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Re: Rconstructing DNA (was Re: Dino-fuzz found in amber?)



I think the question was, now that we've gotten you to believe that it is actually possible to have the DNA of the same protein coded two different ways, how would you reconstruct what was teh ancestral protein?

"Maximum likelihood" hardly does it - this is circular reasoning! The question is, how would you arrive at which one is most likely?

Dora

----- Original Message ----- From: "Roberto Takata" <rmtakata@gmail.com>
To: <dinosaur@usc.edu>
Sent: Friday, September 16, 2011 1:33 PM
Subject: Re: Rconstructing DNA (was Re: Dino-fuzz found in amber?)


On Fri, Sep 16, 2011 at 2:54 PM, Erik Boehm <erikboehm07@yahoo.com> wrote:
And when we find that extant organisms use more than 1 of the 4 possible codon sequences to encode Serine at that position?

Align the sequences, put on a tree.

Lets take an example of humans and chips as the extant organisms.
In more than one case (such as hemoglobin), Humans and chimps have the exact same amino acid sequence, but a slightly different DNA sequence to encode that protein.
Suppose we find a fossil ape that is just outside the Human-Chimp clade.
Which DNA sequence do we use?

The reconstructed common ancestral one. We do it with humans - SNPs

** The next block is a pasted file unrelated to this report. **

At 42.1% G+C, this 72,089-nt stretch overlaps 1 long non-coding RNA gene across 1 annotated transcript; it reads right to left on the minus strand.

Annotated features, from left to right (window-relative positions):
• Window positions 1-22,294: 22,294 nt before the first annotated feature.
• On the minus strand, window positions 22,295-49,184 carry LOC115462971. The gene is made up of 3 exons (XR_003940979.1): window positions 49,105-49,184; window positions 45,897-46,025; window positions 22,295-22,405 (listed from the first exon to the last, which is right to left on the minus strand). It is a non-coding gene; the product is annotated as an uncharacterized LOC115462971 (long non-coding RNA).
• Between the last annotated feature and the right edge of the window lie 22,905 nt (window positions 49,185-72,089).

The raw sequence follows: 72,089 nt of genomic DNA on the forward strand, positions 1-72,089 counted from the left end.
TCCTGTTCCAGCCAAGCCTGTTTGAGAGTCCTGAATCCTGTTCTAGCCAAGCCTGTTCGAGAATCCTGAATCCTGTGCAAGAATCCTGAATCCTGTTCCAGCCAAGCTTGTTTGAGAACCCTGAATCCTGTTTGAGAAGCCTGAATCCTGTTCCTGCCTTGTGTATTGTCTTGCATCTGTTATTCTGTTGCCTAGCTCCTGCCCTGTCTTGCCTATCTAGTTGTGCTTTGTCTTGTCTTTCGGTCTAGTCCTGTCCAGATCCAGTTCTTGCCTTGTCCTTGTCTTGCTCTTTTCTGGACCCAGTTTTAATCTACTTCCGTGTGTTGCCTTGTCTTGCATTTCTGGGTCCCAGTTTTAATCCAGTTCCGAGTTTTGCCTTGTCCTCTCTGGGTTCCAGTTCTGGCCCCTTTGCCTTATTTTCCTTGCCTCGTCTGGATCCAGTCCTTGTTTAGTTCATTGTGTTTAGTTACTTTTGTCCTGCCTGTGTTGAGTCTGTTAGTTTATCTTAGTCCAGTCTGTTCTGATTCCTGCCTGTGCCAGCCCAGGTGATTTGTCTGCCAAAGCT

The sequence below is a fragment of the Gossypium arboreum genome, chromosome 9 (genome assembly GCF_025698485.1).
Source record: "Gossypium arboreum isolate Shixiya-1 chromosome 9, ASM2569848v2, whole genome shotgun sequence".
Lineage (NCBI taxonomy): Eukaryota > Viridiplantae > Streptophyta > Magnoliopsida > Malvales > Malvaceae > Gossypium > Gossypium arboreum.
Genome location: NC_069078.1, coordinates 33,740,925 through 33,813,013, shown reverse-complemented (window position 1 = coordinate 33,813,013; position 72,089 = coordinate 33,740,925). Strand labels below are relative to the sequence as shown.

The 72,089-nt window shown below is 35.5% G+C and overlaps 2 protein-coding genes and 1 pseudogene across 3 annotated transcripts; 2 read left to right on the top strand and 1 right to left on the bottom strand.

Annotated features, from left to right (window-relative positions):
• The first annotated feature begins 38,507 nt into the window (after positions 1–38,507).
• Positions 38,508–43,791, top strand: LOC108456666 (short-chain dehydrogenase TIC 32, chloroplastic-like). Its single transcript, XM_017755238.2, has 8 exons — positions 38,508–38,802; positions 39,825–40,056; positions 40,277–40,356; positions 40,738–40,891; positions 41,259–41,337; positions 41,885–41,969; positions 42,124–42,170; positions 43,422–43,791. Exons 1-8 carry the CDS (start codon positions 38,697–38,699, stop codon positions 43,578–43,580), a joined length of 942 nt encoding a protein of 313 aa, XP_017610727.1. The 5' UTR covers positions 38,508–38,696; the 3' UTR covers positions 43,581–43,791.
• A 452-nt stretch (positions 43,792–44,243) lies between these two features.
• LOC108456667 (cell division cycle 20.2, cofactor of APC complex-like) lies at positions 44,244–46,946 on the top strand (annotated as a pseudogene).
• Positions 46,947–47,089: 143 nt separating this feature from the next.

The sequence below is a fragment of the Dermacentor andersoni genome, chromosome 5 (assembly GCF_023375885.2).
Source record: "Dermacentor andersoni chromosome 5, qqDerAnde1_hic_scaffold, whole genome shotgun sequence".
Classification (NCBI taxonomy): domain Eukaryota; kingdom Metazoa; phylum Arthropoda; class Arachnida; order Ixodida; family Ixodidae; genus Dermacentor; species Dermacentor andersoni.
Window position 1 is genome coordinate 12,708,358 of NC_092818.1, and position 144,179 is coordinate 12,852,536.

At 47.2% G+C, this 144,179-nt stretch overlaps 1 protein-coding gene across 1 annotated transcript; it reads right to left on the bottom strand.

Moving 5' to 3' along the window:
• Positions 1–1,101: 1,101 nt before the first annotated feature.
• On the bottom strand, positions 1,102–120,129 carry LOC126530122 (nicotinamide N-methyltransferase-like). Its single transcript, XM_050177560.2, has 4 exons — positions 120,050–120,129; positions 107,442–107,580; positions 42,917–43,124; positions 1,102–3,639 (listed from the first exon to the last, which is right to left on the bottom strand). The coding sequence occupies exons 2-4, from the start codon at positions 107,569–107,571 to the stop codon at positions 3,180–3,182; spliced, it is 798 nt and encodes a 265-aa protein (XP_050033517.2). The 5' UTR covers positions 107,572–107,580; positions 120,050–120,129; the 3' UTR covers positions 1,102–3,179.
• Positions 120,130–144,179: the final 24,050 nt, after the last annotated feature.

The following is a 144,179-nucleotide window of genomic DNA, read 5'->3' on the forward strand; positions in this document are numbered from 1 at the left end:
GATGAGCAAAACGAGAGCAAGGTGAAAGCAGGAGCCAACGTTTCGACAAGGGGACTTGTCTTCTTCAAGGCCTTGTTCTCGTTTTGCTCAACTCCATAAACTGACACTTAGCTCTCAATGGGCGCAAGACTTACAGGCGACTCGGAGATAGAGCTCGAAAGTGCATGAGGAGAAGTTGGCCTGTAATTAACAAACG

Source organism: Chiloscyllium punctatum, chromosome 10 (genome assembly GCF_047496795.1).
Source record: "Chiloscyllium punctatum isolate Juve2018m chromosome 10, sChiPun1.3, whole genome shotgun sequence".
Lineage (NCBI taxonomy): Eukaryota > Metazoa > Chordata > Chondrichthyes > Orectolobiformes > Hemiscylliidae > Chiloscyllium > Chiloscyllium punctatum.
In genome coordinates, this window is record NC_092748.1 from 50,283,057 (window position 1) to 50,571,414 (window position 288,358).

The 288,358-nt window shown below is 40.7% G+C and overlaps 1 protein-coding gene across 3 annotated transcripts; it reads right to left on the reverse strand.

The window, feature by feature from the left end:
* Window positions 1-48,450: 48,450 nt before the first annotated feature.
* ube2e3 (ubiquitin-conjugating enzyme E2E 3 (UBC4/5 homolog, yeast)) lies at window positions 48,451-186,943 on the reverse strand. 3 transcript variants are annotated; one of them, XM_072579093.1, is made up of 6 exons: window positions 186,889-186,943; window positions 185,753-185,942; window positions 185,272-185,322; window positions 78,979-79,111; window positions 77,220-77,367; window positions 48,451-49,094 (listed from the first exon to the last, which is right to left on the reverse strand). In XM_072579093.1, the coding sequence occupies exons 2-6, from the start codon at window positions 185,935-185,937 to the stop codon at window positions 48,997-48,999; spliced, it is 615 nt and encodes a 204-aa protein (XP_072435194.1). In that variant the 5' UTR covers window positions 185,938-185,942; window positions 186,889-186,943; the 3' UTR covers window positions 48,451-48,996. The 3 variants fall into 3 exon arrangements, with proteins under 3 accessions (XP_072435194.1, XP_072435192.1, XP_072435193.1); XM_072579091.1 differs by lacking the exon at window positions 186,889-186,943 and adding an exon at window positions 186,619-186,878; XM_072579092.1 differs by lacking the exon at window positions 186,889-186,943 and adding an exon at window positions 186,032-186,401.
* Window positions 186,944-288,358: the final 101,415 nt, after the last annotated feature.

and other intrapopulational variations are taken into account.

What if it is on the human branch, but very basal, do we assume in every case where there is ambiguity between humans and chimps that we use the human version. Sure you could compare to gorillas, but what of the cases where the protein sequence is different (as the amino acid identity with them is not 100%). If we find consensus between the chimp and gorilla, sequence, we conclude the chimp sequence is basal, but this basal member of the human branch.... we still don't know when to go with the human encoding for a particular aa, or the chimp encoding.>

We could use maximum likelihood, for example.

You simply cannot reconstruct the DNA sequence that made the amino acid sequence with any certainty. You will be reduced to
arbitrary guessing.

"cannot with *any* certainty" is an exaggeration. It is made all the
time when the ancestral state is inferred from extant sequences.

Every single codon assignment is going to involve some level of guessing (unless it is methionine in a vertebrate).

It is true. Actually even when we find a methionine it will involve
some level of guessing. It is just that it will not be a random
guessing.

Even when consesnus sequences exist, you still find many variations from species to species (SNPs)....

Not only